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2 birds separated in 1 cage?

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Old 05-22-2017, 01:03 AM   #1
Lynn86
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2 birds separated in 1 cage?

Hello! OK so I'm new here and this is my first post. my question is can I keep two birds in one cage but separate somehow? I recently got a baby budgie and a baby parrotlet. I've been housing them separately but recently got a larger cage that both of them can fit in comfortably, however I want to keep them separate still. I tried using a baking sheet to separate the two in the one cage one bird on top one bird on bottom. After about a week my parrotlet figured out a way to push the baking sheet to one side of the cage and squeeze through the opening to be with the budgie. He seems to love her and they cuddle and talk to eachother and give eachother little kisses, it's cute but I want them to bond with me!! I'm jealous! I'll include a photo so you can see what I mean. Please tell me is this a good idea at all or should I just totally keep them into separate cages any advice or ideas would be helpful and appreciated.
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Old 05-23-2017, 06:31 AM   #2
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Hi and welcome to the forum!
While parrotlets are babies, they are often ok with sharing space with others. However, once they hit puberty (4-6 months) they often become cage aggressive and have been know to maim or kill other birds. Additionally, as you want them to bond with YOU, co-housing will prevent this. The simple answer: 2 birds = 2 cages. Parrotlets are difficult to manage in the same cage when they are a bonded pair of male and female, and I have never heard of a parrotlet sharing with a non-parrotlet. Additionally, as you want to bond with them, you will need to take them out separately and out of sight of the other bird so that you can really develop a relationship. Read up on Bonding and Training for some good tips.
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Old 05-23-2017, 11:25 AM   #3
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Hi - if the cage isn't built to have one bird on top of the other and you're just sort of fashioning it that way, it's likely that one (probably the parrotlet) will be able to find a way down to the other and I don't think it would end well...

I recently saw a post on Instagram.. a woman fashioned a cage divider of some kind to separate her male and female lovebirds and unfortunately the female found a way through the divider while she wasn't home and ended up killing the male.

While it's definitely easier to have them share a cage, it's safer for them each to have their own.
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Old 05-23-2017, 08:54 PM   #4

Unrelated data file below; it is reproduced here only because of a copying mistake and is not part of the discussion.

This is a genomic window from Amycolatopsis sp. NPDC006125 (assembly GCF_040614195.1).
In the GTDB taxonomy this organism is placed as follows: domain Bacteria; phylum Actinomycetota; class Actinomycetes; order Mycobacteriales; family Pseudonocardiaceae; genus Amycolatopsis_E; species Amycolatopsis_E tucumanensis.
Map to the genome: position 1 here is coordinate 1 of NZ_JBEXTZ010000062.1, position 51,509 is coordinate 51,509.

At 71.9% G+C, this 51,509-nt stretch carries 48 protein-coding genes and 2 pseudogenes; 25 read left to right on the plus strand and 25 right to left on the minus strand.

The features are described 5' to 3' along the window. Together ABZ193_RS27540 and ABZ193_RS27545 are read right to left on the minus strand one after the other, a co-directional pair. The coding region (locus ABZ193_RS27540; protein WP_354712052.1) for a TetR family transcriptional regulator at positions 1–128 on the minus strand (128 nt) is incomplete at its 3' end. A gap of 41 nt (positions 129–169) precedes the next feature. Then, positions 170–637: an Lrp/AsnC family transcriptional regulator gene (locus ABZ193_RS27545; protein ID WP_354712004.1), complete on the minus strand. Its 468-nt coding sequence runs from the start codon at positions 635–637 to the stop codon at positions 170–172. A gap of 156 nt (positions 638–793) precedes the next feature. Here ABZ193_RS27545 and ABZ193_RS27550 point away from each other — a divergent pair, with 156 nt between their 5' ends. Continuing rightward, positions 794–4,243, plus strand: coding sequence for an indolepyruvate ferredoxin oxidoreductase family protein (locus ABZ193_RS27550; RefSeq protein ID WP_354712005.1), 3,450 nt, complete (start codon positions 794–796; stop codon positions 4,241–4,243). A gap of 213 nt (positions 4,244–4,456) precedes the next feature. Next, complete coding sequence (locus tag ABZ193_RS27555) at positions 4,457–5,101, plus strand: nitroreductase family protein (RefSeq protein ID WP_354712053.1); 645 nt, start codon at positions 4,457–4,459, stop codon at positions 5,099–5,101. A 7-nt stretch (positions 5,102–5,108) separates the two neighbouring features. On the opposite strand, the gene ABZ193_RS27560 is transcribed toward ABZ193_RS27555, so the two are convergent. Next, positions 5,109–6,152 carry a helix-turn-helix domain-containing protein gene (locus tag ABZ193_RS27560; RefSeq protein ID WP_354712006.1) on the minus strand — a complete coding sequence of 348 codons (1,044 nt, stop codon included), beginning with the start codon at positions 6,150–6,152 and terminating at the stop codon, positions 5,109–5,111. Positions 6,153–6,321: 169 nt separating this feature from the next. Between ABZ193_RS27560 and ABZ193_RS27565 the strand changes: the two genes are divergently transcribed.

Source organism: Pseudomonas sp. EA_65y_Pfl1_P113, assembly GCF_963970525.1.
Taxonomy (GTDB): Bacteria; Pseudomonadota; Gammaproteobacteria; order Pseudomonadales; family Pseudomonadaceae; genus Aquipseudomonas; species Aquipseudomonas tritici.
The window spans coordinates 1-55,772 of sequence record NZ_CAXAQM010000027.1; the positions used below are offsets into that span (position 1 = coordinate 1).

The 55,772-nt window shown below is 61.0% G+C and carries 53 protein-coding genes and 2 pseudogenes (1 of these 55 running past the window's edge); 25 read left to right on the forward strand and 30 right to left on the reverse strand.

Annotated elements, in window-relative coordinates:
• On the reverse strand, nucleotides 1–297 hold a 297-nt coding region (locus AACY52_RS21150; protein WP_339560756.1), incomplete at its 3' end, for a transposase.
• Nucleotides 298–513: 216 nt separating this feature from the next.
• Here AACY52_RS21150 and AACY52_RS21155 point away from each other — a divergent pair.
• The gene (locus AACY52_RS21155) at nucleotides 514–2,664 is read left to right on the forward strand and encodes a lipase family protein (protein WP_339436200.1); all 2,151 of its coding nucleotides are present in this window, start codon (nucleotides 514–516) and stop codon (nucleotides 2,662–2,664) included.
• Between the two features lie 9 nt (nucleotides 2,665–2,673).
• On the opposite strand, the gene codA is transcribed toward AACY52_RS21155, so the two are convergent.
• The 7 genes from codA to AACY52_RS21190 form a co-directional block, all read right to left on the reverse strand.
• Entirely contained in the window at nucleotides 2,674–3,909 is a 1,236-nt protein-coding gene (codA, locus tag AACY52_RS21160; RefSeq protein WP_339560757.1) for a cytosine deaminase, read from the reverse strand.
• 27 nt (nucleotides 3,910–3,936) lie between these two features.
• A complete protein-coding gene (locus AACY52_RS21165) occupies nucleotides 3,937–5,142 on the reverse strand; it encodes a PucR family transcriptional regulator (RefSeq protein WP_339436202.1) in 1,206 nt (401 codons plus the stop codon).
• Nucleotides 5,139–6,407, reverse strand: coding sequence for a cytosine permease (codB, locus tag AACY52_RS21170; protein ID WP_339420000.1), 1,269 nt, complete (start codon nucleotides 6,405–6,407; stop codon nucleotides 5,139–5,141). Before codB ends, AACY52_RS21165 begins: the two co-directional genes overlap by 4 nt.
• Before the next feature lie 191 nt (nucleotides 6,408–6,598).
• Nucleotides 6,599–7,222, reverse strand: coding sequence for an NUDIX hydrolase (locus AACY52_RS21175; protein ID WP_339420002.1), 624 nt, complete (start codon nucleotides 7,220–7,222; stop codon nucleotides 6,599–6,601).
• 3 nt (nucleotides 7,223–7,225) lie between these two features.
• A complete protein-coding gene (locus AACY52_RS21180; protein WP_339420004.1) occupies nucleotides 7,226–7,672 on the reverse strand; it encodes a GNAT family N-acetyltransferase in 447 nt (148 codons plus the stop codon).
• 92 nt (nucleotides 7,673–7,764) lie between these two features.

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I had a parakeet and parrolett both as babies, same age in their own cages almost next to each other. They got along great initially, but after puberty forget it.
My dear little parakeet recently passed at age 3. So now it's only Ollie. He is enough for me.
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Old 05-24-2017, 02:50 AM   #5
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I agree with what the others have shared, to put it simply parrotlet and other species are best kept supervised with caution after puberty. Like Linda said they might still be friends but a close living quarters is probably not a good idea.
Deffinatetly the cage you have now should not be divided, it looks potentially​ dangerous. You can buy cages with dividers but even then a toe can get bit through the bars (unless it's actually two stacked cages but technically that's not a divider anyway)
I think your best bet here is to keep the Parrotlet in the current cage, and get another cage for the budgie. You can keep them housed near each other and let them play supervised as long as they are getting along.
I think I have that same cage, it's a good size for the Parrotlet. If you dont my have a ton of extra space, your budgie will be ok in a slightly smaller cage.
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Old 05-24-2017, 07:04 PM   #6
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Thank you so much for all the replies. I have them in separate cages and just keep a close eye on them when they are out of the cage.
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Old 05-24-2017, 07:08 PM   #7
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Also, I do have them in the same room but on opposite sides. Is this ok?
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Old 05-25-2017, 08:56 AM   #8
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Same room but side by side would probably be okay even, but opposite sides is good. When I have Levi at my parents' house we keep his cage on the opposite side of the living room from our lovebird and they pretty much ignore each other. With birds, ignoring each other is safest.
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